French military intervention in north Mali is aimed at stopping a radical Islamic takeover of the territory.
Three groups essentially dominate here: Al Qaeda in the Islamic Maghreb (A-Q-I-M), Ansar Dine and the Movement for Unity and Jihad in West Africa (M-U-J-W-A).
They eliminated the Tuareg independence movement in a vast desert region, and have made it one of the most dangerous in Africa. The main cities of Timbuktu, Gao and Kidal are some of the jihadists’ main rear bases. Their advance on Konna the French claim to have prevented at the last possible moment, on Saturday.
Ten months ago, a military coup in Mali ended a more than two-decade stretch of elections which had established the country as a democracy. The coup created a power vacuum in the north which the Islamist rebels would fill.
They came with loads of weapons hauled out of a chaotic Libya, heavy enough to drive away a French attack helicopter on the first day of Opération Serval.
The militant Islamists ran through the UNESCO World Heritage city of Timbuktu raising reports of rapes and mutilations and leaving a trail of destruction.
In Mali’s capital, University of Bamako analyst Ali Touré said: “We, the citizens, are deeply concerned about all this. It’s chaotic, catastrophic for the country. If they are allowed to, these people will take the whole of the territory.”
Critics of French military involvement warn there must be a parallel effort of political conciliation in the conflict, aware that the threat could spread both in Africa and Europe.
For some insight into the events in Mali, euronews spoke to Anne Giudicelli, a long-time specialist in the Muslim and Arab world at the French Foreign Office and today an independent expert at TERRORISC, an agency focusing on international terrorism.
François Chignac, euronews:
Has France got itself involved in a long-term conflict, and do you think there’s the risk of getting bogged down there?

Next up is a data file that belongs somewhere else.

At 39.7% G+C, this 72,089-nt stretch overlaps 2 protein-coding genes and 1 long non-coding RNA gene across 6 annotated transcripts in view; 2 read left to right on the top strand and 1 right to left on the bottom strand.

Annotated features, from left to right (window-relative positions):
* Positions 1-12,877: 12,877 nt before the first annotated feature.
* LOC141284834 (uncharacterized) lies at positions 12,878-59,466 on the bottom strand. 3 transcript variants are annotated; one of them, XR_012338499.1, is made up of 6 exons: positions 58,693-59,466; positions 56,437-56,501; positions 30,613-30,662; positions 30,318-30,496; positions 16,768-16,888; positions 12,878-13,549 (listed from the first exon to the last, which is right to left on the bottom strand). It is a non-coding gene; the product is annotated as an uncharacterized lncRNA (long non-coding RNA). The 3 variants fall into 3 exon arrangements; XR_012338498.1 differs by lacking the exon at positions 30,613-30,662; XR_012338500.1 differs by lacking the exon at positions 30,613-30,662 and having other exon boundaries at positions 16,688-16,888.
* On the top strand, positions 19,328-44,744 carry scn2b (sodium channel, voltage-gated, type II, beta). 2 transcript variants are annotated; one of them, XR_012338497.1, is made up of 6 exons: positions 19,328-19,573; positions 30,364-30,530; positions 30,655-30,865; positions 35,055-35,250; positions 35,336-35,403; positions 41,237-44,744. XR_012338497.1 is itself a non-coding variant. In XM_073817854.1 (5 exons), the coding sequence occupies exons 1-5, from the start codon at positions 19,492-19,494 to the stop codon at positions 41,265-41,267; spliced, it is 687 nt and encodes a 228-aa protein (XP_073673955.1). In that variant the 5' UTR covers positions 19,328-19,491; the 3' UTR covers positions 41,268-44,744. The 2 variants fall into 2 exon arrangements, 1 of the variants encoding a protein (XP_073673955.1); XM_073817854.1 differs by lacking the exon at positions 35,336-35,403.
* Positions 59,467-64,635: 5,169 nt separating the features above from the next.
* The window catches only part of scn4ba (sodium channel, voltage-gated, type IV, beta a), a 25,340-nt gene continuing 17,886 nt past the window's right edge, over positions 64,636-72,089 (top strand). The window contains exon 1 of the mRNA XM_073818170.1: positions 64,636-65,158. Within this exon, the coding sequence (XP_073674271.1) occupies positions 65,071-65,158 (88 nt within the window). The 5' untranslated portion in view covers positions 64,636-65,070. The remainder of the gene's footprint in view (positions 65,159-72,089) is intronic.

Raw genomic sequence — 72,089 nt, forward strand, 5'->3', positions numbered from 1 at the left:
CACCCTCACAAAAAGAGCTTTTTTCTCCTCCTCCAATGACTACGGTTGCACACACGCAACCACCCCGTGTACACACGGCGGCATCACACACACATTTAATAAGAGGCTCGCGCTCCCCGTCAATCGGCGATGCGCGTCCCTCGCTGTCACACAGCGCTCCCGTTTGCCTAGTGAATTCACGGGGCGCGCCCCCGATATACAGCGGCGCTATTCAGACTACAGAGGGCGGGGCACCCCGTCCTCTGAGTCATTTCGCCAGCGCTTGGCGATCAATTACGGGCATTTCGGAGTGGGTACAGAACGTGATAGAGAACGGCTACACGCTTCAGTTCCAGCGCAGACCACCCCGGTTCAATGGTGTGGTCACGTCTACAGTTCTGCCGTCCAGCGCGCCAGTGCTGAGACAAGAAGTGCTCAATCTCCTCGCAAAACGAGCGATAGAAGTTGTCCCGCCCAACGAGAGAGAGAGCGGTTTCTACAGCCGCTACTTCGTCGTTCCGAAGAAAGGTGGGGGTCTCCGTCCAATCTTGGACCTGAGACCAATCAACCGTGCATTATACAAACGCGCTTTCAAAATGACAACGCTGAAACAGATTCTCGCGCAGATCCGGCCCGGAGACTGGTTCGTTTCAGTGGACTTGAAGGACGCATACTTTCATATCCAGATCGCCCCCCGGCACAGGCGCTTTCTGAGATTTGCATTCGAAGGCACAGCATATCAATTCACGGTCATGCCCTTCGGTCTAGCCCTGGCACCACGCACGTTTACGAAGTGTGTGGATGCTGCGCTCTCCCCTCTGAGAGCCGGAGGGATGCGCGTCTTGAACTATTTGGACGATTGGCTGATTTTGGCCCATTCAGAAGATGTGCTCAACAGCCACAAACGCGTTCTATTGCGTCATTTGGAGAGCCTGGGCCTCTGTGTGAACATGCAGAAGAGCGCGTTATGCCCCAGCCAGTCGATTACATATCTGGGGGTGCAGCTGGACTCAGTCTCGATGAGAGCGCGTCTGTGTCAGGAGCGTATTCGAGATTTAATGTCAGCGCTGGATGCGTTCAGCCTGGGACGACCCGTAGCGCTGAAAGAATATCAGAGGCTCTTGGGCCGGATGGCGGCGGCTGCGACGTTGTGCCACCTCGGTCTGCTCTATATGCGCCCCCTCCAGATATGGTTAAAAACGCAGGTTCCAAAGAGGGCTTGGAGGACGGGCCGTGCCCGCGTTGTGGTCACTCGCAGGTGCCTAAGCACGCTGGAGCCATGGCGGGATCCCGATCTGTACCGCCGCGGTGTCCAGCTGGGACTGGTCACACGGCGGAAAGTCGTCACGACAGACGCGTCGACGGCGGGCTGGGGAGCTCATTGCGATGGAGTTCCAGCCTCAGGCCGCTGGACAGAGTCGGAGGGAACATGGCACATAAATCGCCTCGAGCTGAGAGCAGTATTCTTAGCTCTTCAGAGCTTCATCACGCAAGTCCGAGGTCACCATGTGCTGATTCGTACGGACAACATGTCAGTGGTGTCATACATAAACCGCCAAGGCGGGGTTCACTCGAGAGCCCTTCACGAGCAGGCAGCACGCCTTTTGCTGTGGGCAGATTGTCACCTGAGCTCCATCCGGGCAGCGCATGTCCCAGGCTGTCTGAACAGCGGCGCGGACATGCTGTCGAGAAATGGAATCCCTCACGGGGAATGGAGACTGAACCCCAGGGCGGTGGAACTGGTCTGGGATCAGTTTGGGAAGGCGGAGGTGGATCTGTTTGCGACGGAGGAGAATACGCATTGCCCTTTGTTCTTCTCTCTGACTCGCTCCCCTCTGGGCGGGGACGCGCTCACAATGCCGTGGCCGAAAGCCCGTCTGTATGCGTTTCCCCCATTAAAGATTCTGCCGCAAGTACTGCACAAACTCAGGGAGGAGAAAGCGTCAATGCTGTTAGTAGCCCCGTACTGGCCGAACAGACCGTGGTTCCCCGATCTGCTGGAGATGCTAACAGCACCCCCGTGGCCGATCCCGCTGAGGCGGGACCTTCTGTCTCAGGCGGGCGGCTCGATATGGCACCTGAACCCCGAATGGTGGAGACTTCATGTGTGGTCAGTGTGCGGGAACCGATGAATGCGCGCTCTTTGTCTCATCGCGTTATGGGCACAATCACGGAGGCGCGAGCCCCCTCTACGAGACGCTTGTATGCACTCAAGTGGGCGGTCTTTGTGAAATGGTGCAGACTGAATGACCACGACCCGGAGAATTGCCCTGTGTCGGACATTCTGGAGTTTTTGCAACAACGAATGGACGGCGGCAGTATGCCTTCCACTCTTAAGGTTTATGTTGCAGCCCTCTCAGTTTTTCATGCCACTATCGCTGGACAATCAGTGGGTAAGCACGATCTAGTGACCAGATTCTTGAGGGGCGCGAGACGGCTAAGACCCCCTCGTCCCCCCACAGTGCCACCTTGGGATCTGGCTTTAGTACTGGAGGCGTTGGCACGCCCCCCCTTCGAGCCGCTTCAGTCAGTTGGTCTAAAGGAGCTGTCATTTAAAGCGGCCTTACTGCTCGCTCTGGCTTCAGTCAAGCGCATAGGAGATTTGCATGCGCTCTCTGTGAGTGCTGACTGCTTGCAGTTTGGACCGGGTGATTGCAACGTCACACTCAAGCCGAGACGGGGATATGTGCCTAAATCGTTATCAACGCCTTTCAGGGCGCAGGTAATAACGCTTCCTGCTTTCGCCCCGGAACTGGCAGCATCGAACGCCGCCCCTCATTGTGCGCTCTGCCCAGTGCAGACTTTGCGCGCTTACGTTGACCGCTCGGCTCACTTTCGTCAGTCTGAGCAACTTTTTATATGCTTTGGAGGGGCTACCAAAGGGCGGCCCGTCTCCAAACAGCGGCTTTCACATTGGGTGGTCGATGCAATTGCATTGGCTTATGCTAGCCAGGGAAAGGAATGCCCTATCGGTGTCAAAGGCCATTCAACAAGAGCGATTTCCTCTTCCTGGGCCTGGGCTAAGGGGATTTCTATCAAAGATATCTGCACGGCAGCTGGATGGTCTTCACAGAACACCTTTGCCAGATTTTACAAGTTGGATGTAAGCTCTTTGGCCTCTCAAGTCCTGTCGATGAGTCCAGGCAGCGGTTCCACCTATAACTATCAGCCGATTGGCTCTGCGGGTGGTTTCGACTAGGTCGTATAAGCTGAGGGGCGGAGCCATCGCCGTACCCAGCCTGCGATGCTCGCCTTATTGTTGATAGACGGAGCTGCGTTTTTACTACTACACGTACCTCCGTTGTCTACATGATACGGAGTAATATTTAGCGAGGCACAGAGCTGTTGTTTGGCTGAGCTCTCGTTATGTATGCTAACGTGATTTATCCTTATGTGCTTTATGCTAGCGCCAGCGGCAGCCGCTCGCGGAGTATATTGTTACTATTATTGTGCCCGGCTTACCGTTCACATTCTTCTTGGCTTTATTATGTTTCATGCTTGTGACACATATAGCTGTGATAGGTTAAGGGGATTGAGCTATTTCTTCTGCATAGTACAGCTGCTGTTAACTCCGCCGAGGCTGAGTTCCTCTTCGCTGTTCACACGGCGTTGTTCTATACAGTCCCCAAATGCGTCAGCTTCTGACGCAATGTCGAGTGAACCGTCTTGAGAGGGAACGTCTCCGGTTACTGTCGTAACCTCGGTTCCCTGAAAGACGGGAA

Anne Guidicelli, Terrorisc:
For the moment, what’s been done has been relatively swift. Now, the problem that leads to worries about getting bogged down – and not only for the French forces but for all the international presence that will be deployed – is the will, the strategy to totally eradicate all these groups from the territory. The second part is, will what’s left of these groups form up again elsewhere? Will they recruit? Will they become stronger thanks to outside support and create quagmire – they’re all important issues in this first phase.
So in one way, it’s an attempt to stem the Islamisation of the African continent?
The Sahel region is an area that’s been left without any real control from the states that border it. So once there’s a crack, these networks establish themselves there. The risk in the end would be that these networks extend their influence by force, and so there must be intervention already to stop this advance.
Is there any reason to fear this Islamist powder keg on Europe’s doorstep?
The French government have said clearly that they’re fighting a war against terrorism. Obviously, when one goes on the offensive thousands of kilometres away against violent networks, you barricade, and you secure the European territory.
But aren’t the radical Islamist groups trying to trap the international community into bringing the fight to the Sahel region, which is a vast terrain many times the size of France? Isn’t there the risk of this becoming the same scenario as Afghanistan eventually?
In effect, these groups have done everything to make this region a new front between the West and the Muslim world. The idea was to draw in foreign forces to make this a battle zone.
The radical groups have threatened France. Is there, right now in France and all over Europe, a real danger of terrorist acts?
Actually it’s been several years that those involved with Al Qaeda in the Islamic Maghreb have targetted France as enemy number one.
So obviously, with France intervening in a real war, I would say, these groups will give as good as they get. In France, we’ve strengthened the security apparatus, so the country has recognised the threat, but it won’t get in the way of foreign policy.